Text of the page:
Innovation requires a free flow of ideas. Risk aversion and fear of failure block this flow and stall innovation.
Many employees report that their companies only celebrate innovation when it succeeds (Accenture, 2013). If Jill in Sales has a great idea for marketing a new product line but has some doubts about whether it will work, why would she want to take the risk?
The notion of “failure” as an absoulte end poisons the soil that innovation seeds need to grow. A safe, encouraging culture will give your innovators and their ideas the chance to grow and blossom. Here are some tips for changing the view on temporary setbacks and promoting a culture that nurtures innovation instead.
Tips to Changing the View on Failure
Tip #1: Reconfigure “failure” as an essential learning. Failure — it is just a word, but it is a heavy word and it scares people.
Let’s face it — no one wants to hear their work or ideas called a failure in an absolute way. A mistake, let down, total loss, deficient… leave these words out if you want to encourage innovation. Words like this make people defensive, and that makes them less likely to take risks and share ideas. Instead, help them see any failure as a temporary setback, and a necessary part of the learning process leading to success.
Tip #2: Make managers the single point of accountability for taking absolute failure out of the innovation conversation. In a recent study, only one out of eight employees reported that their managers tolerate failure. Managers can make a great impact by encouraging employees to pursue their ideas, to evaluate strategies, and to take action. They can work with employees to align their ideas with business objectives and the resources available.
Reframing a new venture as “experimental” or “groundbreaking,” rather than a chance to succeed or fail, goes a long way. Employees should be prepared for things not to go as planned. They should also know that their managers will be there to help overcome obstacles and to learn from the outcomes.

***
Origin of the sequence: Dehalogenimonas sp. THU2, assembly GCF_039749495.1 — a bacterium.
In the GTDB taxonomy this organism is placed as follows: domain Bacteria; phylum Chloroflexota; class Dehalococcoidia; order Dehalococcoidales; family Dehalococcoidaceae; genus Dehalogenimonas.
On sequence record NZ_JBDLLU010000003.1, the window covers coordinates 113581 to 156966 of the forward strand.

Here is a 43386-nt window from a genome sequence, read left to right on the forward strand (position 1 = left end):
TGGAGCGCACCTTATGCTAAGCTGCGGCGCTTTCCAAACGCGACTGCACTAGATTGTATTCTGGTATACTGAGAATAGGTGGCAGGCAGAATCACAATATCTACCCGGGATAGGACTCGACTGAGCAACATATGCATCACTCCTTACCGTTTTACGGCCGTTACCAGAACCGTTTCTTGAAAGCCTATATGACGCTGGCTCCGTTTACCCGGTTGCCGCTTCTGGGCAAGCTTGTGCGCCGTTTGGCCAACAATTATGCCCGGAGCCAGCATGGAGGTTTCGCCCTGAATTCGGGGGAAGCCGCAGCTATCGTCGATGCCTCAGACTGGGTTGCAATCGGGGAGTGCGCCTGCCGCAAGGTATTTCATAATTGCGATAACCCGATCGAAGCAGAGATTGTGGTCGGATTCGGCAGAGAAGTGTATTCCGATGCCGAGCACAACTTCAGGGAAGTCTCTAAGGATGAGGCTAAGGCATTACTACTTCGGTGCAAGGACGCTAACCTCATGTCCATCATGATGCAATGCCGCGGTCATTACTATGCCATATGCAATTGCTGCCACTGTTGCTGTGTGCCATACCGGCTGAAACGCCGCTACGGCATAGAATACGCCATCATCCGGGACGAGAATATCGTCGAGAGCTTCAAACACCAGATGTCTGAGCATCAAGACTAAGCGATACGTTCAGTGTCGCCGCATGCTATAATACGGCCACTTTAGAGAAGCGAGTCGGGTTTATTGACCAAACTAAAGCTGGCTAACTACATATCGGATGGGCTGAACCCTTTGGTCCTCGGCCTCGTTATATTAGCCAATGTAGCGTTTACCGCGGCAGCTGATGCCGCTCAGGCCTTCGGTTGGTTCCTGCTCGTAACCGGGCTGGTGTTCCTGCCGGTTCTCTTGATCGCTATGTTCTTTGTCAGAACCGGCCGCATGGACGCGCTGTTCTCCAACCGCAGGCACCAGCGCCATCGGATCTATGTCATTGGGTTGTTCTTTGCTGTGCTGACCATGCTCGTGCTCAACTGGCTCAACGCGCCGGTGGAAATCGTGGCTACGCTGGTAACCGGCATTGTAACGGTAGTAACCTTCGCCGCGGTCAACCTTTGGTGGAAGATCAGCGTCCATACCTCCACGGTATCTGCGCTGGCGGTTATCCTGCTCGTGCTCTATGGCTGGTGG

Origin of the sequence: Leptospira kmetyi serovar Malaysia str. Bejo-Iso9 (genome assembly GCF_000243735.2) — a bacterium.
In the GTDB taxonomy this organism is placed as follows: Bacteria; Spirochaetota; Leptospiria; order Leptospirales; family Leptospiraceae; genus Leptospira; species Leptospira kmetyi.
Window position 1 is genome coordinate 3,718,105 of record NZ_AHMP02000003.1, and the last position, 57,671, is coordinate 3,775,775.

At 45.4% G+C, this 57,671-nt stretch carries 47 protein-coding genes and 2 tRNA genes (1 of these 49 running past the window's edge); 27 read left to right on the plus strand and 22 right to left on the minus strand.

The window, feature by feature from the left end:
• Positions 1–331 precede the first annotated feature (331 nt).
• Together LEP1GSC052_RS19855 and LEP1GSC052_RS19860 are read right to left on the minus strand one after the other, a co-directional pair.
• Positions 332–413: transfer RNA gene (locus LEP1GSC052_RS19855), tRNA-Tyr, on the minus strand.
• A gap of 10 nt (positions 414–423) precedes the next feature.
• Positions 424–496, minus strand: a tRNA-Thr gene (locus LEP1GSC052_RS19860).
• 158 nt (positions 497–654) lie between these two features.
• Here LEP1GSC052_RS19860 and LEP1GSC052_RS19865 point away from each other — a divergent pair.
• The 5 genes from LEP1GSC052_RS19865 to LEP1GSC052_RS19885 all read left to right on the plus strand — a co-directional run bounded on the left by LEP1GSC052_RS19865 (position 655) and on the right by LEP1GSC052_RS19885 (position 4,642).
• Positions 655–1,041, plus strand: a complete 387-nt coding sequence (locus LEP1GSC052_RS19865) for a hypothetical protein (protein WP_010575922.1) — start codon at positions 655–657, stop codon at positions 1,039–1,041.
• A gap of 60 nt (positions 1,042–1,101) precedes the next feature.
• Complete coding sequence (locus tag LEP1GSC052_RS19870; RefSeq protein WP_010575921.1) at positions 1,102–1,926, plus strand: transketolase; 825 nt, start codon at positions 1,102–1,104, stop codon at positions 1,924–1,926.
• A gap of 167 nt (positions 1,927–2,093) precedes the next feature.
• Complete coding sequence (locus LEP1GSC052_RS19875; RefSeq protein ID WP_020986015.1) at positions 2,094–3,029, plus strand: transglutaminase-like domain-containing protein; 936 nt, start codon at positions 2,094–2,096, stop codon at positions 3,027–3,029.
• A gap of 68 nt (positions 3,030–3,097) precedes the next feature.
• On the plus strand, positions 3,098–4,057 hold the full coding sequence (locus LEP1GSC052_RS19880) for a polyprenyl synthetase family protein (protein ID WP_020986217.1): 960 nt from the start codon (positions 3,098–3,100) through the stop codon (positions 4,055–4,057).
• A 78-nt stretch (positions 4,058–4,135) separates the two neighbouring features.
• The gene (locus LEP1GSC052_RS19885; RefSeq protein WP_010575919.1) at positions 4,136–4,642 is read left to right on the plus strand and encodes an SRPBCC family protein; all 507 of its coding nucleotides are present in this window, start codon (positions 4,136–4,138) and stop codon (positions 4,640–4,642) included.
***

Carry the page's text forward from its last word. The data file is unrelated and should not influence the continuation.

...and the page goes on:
Tip #3: Reward failed ideas. When ideas do not work as planned, what can you take away from the situation to turn it into a victory? Try using a method to extract lessons and learning points. When a failure leads to new understanding, reward, praise, and celebrate the success of new directions and new knowledge. Employees who have learned from so-called failures can make an even bigger impact by sharing their new knowledge with others. Give them a platform to do so, and you will encourage innovation.
Failure, commonly avoided and feared, can be the very way to succeed in innovation. Innovators are not working within the confines of protocols and prescribed tasks. They are stepping outside of the box, and that is risky. By changing the way “failure” is viewed in the ocmpany, ensuring managers encourage the pursuit of ideas, and rewarding failed ideas that lead to lessons learned, you can overcome this common obstacle to innovation success.
In fact, this is so important to us that we will be a key sponsor in the 2014 Fail Forward Conferencein Toronto, Canada. We hope to see you there.